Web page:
If you are on Facebook, as I assume most of you are, you may have seen this challenge circulating among your network of friends. I almost posted a list myself but would have felt the need to explain my choices and in doing so would have violated the spirit of the challenge. So I’m sort of doing an end around the rules and sharing a lengthy blog post with commentary on each of my selections. So here goes and in no particular order and ALL from my high school days. I should note that my tastes have changed or expanded since high school but I still love these albums.
Again, in no particular order with some honorable mentions thrown in at the end AND no repeating artists.
- Jeff Beck – Blow by Blow (1975). My big sister turned me on to this album when I was probably 12, and I played it endlessly for a number of years thereafter. “Diamond Dust” and “‘Cause We’ve Ended as Lovers” are sublime tunes. It is a guitar masterpiece and perhaps Jeff Beck’s greatest achievement.
- Jimi Hendrix – Are You Experienced (1967). Well, I thought of myself as experienced as a teen but little did I know what the real world would be like away from my comfort zone of home. There was nothing like him then and nothing like him now although many bands were influenced by his other-worldly sound including the Beatles who owe him a huge debt.
- David Gilmour – David Gilmour (1978). This was his self-titled solo debut and what a debut. I loved Pink Floyd then and still do, but I spun this one on my turntable more than I did The Dark Side of the Moon, which was actually the only Floyd I owned until college, although I had heard and liked many of the others including Ummagumma with its mind-altering properties that simultaneously fascinated me and freaked me out.
- The Beatles – The White Album. (1968). It is not my favorite Beatles’ record which would have to go to Revolver, but it was the only one I owned as a teen. It does have some great tunes – “Dear Prudence”, “Blackbird”, “While My Guitar Gently Weeps”, and is arguably one of the top 5 Beatles records of all-time. See my list of the Top 7 Beatles’ here.
- The Rolling Stones – Get Your Ya-Yas Out (1970). I had several other superb Stones records as a teenager, including Their Satanic Majesties Request, Goats Head Soup, and Tatoo You, but the one that stood out and that I played more than the others was the Ya-Yas record. This live album was like being in the crowd and featured some of the greatest tunes from their catalog like “Jumpin’ Jack Flash” and “Sympathy for the Devil.”
- Genesis – The Lamb Lies Down on Broadway (1974). I lived in a town with radio stations that never played older Genesis records, so I didn’t even become aware of the band until I heard “Follow You, Follow Me” on the radio from And Then There Were Three (1978). Over the course of my teen years, I bought every Genesis record available. And while I loved and still love Wind and Wuthering, Seconds Out and Foxtrot, The Lamb is their masterpiece and perhaps the greatest art rock piece that was ever written and incidentally the last studio Genesis record on which the great Peter Gabriel appeared.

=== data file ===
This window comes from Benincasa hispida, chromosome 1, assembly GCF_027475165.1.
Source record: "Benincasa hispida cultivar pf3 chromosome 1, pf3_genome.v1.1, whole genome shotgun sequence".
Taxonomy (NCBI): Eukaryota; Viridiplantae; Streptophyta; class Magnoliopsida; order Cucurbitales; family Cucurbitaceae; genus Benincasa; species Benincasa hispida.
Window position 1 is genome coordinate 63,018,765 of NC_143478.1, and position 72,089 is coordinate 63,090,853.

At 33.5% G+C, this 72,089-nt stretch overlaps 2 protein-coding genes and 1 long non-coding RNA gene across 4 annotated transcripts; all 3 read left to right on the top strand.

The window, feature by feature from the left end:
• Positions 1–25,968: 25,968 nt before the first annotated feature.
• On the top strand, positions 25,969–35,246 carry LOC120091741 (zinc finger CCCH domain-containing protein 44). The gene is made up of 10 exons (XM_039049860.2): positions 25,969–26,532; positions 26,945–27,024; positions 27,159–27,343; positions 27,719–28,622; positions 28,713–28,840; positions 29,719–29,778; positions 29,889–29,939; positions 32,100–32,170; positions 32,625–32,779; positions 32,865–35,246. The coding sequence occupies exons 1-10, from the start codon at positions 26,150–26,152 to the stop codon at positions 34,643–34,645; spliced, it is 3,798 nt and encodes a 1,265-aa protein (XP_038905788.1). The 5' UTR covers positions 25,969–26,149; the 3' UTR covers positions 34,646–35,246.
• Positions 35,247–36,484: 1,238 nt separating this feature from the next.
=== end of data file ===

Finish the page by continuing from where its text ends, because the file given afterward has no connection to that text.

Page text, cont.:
- Joni Mitchell – The Hissing of Summer Lawns (1975). My dad owned Court and Spark (1974) which I liked a lot and so when Hissing was released, I bought it. This beautifully written and recorded album has stood the test of time.
- Stevie Wonder – Innervisions (1973). This was the second album I ever bought, and one of the best too. At the time, I was too young to understand the social significance of the album with its comments on the evils of racism in songs like “Living for the City”. I did feel something of Stevie’s soul on the record and it moved me like no other music. Almost every song on the album is a masterpiece which ranks it, in my opinion, as one of the best albums ever recorded.
- John McLaughlin – Electric Guitarist (1978). By this time, I had become interested in jazz-rock and latin fusion and was attracted to Santana’s music. I remember buying a copy of Guitar Player magazine with McLaughlin on the cover. I had never heard of McLaughlin but was fascinated by the cover article describing him as the world’s fastest guitarist. So I ran down to the local record store and bought Electric Guitarist, which featured a duet with Carlos Santana on the tune “Friendship.” This underrated record is a seminal example of fusion.
- Steely Dan – Aja (1977). This band surfaced on my radar with their smash hit, “Do It Again” from Can’t Buy a Thrill (1972). I would have been about 13 when Aja was released and remember hearing “Peg” on the radio. I bought the album just for “Peg” only to discover that all the other tunes on it were better. This is another slickly produced and beautifully sounding record that was never far from my turntable.
- Todd Rundgren –Todd (1974)
- Supertramp – Even in the Quietest Moments (1977)
- Earth Wind and Fire – That’s The Way of the World (1974)
- Crosby Stills Nash and Young –Deja Vu (1970)
- Fleetwood Mac – Bare Trees (1972)
- Elton John – Rock of the Westies (1975) the first album I ever bought.
- Yes – Yessongs (1973)
- The Who – Live at Leads (1973)
- Nick Drake – Five Leaves Left (1969)
- Heart – Dog and Butterfly (1978)
- Ronnie Montrose – Open Fire (1978)
You might be interested in some of my related posts from the past…or not.